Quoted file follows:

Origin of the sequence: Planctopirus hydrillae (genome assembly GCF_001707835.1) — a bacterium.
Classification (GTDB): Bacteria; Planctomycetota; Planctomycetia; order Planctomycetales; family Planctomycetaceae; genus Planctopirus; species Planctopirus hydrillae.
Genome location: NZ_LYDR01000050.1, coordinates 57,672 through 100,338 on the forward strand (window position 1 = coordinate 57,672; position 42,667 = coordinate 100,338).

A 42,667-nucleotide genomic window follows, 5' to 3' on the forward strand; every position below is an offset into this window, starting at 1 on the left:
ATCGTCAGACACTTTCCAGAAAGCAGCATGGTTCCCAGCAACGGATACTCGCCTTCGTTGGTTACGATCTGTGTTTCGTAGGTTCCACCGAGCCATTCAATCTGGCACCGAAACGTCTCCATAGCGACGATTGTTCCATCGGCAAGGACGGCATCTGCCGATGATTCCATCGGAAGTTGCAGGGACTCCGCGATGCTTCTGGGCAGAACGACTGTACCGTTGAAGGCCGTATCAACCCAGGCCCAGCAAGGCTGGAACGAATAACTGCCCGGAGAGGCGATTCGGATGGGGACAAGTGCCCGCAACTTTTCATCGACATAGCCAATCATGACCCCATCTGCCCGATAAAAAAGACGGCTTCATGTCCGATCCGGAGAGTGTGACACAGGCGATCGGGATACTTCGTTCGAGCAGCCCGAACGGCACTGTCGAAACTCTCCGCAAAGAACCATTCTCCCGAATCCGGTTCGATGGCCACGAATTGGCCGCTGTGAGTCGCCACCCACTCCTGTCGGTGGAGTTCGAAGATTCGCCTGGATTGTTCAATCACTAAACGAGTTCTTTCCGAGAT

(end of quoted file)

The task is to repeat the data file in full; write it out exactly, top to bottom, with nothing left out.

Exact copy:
Origin of the sequence: Planctopirus hydrillae (genome assembly GCF_001707835.1) — a bacterium.
Classification (GTDB): Bacteria; Planctomycetota; Planctomycetia; order Planctomycetales; family Planctomycetaceae; genus Planctopirus; species Planctopirus hydrillae.
Genome location: NZ_LYDR01000050.1, coordinates 57,672 through 100,338 on the forward strand (window position 1 = coordinate 57,672; position 42,667 = coordinate 100,338).

A 42,667-nucleotide genomic window follows, 5' to 3' on the forward strand; every position below is an offset into this window, starting at 1 on the left:
ATCGTCAGACACTTTCCAGAAAGCAGCATGGTTCCCAGCAACGGATACTCGCCTTCGTTGGTTACGATCTGTGTTTCGTAGGTTCCACCGAGCCATTCAATCTGGCACCGAAACGTCTCCATAGCGACGATTGTTCCATCGGCAAGGACGGCATCTGCCGATGATTCCATCGGAAGTTGCAGGGACTCCGCGATGCTTCTGGGCAGAACGACTGTACCGTTGAAGGCCGTATCAACCCAGGCCCAGCAAGGCTGGAACGAATAACTGCCCGGAGAGGCGATTCGGATGGGGACAAGTGCCCGCAACTTTTCATCGACATAGCCAATCATGACCCCATCTGCCCGATAAAAAAGACGGCTTCATGTCCGATCCGGAGAGTGTGACACAGGCGATCGGGATACTTCGTTCGAGCAGCCCGAACGGCACTGTCGAAACTCTCCGCAAAGAACCATTCTCCCGAATCCGGTTCGATGGCCACGAATTGGCCGCTGTGAGTCGCCACCCACTCCTGTCGGTGGAGTTCGAAGATTCGCCTGGATTGTTCAATCACTAAACGAGTTCTTTCCGAGAT